Conference brings parents together
By Rex W. Huppke
Published Sunday, May 27, 2007
Shawn Dennis, the father of two autistic children, came from Ohio to Rosemont this Memorial Day weekend seeking what most parents affected by this enigmatic disorder hunger for: hope.
At a conference called “Roadmap to Recovery,” organized by the national advocacy group Autism One, hope came in a dizzying array of treatments and products, from portable hyperbaric chambers, omega oils and potent
vitamin supplements to acupuncture and infrared saunas aimed at sweating out toxins. There were booths offering sailing therapy, auditory integration training and tips on gluten-free cooking.
This is the world of autism, a mix of hard science and conspiracy theories, sensible therapeutic aides interspersed with what may well be modern-day snake oils. It’s to be expected with a disorder that has neither an
agreed-upon cause nor anything close to a cure.
Autism is a development disorder that inhibits a child’s ability to socialize and can affect verbal and non-verbal communication skills. A study released in February by the Centers for Disease Control and Prevention found that
the rate of new diagnoses of autism in the United States is one out of every 150 children born.
For Dennis and many of the hundreds of parents who attended, the conference was informational and encouraging, a place to meet other parents and share experiences.
“You leave with a sense of hope that a cure may actually be found,” Dennis said. “It’s not an easy process, but there’s nutrition, there are biomedical supplements. There are no guarantees, but there are possibilities.”
Research funding has been on the rise, but autism remains largely a mystery.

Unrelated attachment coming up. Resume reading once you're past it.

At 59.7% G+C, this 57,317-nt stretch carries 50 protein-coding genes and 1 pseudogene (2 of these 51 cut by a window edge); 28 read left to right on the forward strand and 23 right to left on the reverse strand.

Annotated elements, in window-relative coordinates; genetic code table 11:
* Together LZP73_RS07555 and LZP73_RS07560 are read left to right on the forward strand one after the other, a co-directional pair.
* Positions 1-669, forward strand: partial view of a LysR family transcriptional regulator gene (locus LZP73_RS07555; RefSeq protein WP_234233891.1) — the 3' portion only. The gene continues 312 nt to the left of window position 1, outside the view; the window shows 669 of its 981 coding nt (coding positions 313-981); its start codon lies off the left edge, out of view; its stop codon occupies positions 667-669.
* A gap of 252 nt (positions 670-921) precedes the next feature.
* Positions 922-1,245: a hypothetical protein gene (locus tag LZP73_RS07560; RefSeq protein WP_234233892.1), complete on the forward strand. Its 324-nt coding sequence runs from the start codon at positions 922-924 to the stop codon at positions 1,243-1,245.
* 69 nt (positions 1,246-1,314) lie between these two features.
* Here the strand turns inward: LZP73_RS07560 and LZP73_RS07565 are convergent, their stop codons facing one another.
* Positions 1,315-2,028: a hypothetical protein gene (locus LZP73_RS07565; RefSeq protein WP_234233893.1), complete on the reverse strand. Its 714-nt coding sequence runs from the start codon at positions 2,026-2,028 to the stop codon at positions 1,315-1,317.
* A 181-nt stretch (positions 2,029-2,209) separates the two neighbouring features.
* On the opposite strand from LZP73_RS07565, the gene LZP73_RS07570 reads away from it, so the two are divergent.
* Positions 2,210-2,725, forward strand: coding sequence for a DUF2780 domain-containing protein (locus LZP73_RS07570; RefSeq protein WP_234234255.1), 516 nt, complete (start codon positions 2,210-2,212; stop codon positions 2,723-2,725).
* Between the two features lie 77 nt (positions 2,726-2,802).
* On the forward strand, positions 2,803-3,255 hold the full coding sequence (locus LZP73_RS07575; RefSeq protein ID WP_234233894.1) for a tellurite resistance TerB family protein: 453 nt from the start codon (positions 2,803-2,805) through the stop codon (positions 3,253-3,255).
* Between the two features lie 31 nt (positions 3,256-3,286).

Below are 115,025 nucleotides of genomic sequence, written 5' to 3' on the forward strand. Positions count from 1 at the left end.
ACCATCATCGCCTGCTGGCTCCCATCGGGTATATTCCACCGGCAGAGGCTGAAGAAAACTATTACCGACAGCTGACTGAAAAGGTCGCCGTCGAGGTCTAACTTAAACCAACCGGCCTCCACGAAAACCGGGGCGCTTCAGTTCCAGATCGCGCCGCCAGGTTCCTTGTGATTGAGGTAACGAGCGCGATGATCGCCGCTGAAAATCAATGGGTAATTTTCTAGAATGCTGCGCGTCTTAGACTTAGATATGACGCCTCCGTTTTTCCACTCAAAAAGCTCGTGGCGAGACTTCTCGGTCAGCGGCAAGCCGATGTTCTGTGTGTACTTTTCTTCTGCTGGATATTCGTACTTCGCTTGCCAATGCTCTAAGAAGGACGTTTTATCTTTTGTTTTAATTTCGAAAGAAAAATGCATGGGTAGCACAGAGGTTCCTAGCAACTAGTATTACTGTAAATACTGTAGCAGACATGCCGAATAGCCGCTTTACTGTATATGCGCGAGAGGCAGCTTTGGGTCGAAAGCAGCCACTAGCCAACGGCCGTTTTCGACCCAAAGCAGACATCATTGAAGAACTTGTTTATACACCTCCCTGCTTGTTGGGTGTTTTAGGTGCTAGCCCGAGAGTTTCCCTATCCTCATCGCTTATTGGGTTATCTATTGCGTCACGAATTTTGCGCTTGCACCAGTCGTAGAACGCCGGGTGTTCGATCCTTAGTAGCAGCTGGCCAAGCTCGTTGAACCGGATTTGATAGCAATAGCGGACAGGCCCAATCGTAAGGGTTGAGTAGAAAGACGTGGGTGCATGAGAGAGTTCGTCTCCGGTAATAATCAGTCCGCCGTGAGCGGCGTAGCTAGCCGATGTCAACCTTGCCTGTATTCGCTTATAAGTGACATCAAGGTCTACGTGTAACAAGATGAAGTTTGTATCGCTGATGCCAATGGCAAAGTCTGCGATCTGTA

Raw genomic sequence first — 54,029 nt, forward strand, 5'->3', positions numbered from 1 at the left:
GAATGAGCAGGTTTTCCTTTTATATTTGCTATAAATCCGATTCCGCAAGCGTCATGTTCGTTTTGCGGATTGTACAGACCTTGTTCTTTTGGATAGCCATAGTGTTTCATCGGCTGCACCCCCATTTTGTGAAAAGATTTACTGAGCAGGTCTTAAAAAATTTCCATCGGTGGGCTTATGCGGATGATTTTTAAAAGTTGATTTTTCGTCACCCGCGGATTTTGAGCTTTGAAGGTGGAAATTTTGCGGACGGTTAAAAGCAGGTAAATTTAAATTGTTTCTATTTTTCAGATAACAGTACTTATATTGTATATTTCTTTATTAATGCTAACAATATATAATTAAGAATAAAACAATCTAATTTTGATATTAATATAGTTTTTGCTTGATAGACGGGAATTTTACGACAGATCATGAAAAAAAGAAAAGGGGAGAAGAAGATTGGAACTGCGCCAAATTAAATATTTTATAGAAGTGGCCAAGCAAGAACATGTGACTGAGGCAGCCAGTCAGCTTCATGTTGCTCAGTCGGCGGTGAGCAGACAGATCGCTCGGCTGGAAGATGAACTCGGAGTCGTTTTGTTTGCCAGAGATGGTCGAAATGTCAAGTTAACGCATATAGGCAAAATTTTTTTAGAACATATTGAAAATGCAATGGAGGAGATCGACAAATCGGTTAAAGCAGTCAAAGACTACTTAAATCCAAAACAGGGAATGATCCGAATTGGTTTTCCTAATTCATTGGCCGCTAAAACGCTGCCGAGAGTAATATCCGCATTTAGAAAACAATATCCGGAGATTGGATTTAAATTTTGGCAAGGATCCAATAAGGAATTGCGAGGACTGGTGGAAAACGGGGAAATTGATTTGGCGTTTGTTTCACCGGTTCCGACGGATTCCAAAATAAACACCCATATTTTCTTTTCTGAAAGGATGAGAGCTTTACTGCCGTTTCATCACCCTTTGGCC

“The problem with autism is we don’t know what causes it and it looks different in different kids. It’s a spectrum disorder,” said Chantal Sicile-Kira, communications director for Autism One and author of several books on the
disorder. “So you end up with all these vast options. You may have some treatments that have a lot of research behind them and a lot of treatments that have no research behind them. But maybe that treatment really helped
one kid, so parents are willing to try anything.”
As the mother of an 8-year-old son with autism, Laura Cellini has a lot of information on both biomedical
research and the more holistic methods of treating her child.
She has used a special diet for her son, Jonathan, that includes organic and wheat-free products and has seen
“What’s very frustrating for some people is that many doctors seem to say, ‘You’re born with it. You’ve got to learn to live with it,’ ” said Cellini of Springfield. “You really have to fight and find out what works for your child.”
At the conference, Cellini met the mother of a newly diagnosed 22-month-old child. The woman was in tears.
“I told her, ‘I hope if nothing else you leave here knowing that treatment and help is available,'” Cellini said. “Some doctors may look at it as a hopeless disorder, but treatment is possible.”